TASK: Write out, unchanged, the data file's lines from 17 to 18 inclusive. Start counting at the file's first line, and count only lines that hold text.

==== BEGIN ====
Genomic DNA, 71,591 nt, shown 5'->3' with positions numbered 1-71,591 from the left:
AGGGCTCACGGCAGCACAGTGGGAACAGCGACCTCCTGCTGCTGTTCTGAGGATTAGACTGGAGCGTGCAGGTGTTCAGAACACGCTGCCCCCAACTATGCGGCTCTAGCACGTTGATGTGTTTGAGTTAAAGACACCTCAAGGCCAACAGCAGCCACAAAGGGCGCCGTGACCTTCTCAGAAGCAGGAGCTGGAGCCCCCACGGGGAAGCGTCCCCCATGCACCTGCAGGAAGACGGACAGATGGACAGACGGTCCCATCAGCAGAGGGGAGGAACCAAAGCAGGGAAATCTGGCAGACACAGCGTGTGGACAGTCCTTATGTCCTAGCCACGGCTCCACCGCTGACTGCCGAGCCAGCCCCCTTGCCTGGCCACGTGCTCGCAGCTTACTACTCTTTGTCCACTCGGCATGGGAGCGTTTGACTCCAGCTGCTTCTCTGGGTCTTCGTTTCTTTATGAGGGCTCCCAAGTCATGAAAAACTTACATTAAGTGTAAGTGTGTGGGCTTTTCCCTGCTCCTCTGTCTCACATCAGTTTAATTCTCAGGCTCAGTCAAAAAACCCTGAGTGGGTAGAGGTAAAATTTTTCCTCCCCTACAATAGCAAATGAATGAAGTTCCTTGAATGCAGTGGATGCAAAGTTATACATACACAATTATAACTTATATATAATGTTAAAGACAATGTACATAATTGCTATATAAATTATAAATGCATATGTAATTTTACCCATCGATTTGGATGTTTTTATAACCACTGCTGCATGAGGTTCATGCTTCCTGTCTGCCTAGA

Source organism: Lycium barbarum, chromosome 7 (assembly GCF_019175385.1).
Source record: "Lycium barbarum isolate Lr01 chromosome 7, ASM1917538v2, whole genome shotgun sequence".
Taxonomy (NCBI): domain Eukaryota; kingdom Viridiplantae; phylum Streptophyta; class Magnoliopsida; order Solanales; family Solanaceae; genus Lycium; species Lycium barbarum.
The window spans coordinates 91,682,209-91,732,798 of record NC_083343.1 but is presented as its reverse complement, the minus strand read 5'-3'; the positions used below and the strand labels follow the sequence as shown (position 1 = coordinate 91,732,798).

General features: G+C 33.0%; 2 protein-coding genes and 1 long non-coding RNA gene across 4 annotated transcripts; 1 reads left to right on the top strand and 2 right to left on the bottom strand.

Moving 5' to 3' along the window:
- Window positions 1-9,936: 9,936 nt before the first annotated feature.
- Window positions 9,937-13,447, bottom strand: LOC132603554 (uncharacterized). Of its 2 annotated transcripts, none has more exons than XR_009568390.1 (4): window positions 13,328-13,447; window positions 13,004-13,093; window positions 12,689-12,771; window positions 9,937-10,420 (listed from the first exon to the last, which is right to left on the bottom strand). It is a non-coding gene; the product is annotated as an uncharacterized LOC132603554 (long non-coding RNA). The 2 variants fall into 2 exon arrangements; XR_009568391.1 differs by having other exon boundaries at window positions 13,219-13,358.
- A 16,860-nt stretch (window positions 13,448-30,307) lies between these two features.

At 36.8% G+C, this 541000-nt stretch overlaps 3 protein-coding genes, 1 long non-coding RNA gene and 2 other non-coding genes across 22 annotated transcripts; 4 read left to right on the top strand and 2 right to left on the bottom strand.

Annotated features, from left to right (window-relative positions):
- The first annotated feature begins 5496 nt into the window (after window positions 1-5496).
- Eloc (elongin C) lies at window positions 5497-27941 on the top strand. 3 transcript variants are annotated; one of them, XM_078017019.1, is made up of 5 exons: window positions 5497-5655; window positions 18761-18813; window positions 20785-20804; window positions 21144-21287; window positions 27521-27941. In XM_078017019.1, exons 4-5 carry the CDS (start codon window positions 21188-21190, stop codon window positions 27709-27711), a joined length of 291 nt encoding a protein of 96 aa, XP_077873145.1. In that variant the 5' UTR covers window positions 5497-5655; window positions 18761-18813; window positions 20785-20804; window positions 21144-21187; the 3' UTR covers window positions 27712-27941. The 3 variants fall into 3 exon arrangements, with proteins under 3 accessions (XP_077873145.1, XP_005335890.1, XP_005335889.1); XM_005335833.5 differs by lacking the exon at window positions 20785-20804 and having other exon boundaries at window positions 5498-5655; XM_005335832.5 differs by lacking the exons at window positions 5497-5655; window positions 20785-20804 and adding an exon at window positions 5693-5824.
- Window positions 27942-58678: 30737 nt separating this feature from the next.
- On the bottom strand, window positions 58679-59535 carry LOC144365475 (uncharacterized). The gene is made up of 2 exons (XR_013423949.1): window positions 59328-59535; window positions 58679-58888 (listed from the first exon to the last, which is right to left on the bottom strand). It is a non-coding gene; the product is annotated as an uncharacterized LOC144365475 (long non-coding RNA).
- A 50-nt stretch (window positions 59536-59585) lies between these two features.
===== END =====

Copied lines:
- On the bottom strand, window positions 58679-59535 carry LOC144365475 (uncharacterized). The gene is made up of 2 exons (XR_013423949.1): window positions 59328-59535; window positions 58679-58888 (listed from the first exon to the last, which is right to left on the bottom strand). It is a non-coding gene; the product is annotated as an uncharacterized LOC144365475 (long non-coding RNA).
- A 50-nt stretch (window positions 59536-59585) lies between these two features.